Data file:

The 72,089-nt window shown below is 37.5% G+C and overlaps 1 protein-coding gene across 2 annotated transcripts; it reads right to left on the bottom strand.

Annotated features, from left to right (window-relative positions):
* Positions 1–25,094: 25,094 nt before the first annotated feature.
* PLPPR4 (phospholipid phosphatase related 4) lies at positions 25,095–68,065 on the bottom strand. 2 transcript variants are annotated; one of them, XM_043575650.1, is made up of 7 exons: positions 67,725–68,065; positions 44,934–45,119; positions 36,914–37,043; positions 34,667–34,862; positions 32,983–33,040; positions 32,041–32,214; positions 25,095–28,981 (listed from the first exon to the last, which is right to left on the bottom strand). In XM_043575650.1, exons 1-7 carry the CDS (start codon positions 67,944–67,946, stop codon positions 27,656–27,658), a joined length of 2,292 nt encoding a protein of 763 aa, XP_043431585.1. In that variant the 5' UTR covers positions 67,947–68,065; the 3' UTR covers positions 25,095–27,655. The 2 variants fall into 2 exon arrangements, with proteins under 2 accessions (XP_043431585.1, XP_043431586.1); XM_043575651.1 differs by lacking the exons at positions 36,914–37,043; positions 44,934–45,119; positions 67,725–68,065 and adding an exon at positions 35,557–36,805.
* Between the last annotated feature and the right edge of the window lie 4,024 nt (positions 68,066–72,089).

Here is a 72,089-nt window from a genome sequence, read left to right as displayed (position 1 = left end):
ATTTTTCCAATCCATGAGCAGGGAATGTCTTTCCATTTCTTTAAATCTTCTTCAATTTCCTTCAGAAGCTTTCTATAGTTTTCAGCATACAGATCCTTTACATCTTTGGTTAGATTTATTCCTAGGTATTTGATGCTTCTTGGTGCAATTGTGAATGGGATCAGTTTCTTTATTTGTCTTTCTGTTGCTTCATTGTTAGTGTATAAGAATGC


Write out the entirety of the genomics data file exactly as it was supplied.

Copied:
The 72,089-nt window shown below is 37.5% G+C and overlaps 1 protein-coding gene across 2 annotated transcripts; it reads right to left on the bottom strand.

Annotated features, from left to right (window-relative positions):
* Positions 1–25,094: 25,094 nt before the first annotated feature.
* PLPPR4 (phospholipid phosphatase related 4) lies at positions 25,095–68,065 on the bottom strand. 2 transcript variants are annotated; one of them, XM_043575650.1, is made up of 7 exons: positions 67,725–68,065; positions 44,934–45,119; positions 36,914–37,043; positions 34,667–34,862; positions 32,983–33,040; positions 32,041–32,214; positions 25,095–28,981 (listed from the first exon to the last, which is right to left on the bottom strand). In XM_043575650.1, exons 1-7 carry the CDS (start codon positions 67,944–67,946, stop codon positions 27,656–27,658), a joined length of 2,292 nt encoding a protein of 763 aa, XP_043431585.1. In that variant the 5' UTR covers positions 67,947–68,065; the 3' UTR covers positions 25,095–27,655. The 2 variants fall into 2 exon arrangements, with proteins under 2 accessions (XP_043431585.1, XP_043431586.1); XM_043575651.1 differs by lacking the exons at positions 36,914–37,043; positions 44,934–45,119; positions 67,725–68,065 and adding an exon at positions 35,557–36,805.
* Between the last annotated feature and the right edge of the window lie 4,024 nt (positions 68,066–72,089).

Here is a 72,089-nt window from a genome sequence, read left to right as displayed (position 1 = left end):
ATTTTTCCAATCCATGAGCAGGGAATGTCTTTCCATTTCTTTAAATCTTCTTCAATTTCCTTCAGAAGCTTTCTATAGTTTTCAGCATACAGATCCTTTACATCTTTGGTTAGATTTATTCCTAGGTATTTGATGCTTCTTGGTGCAATTGTGAATGGGATCAGTTTCTTTATTTGTCTTTCTGTTGCTTCATTGTTAGTGTATAAGAATGC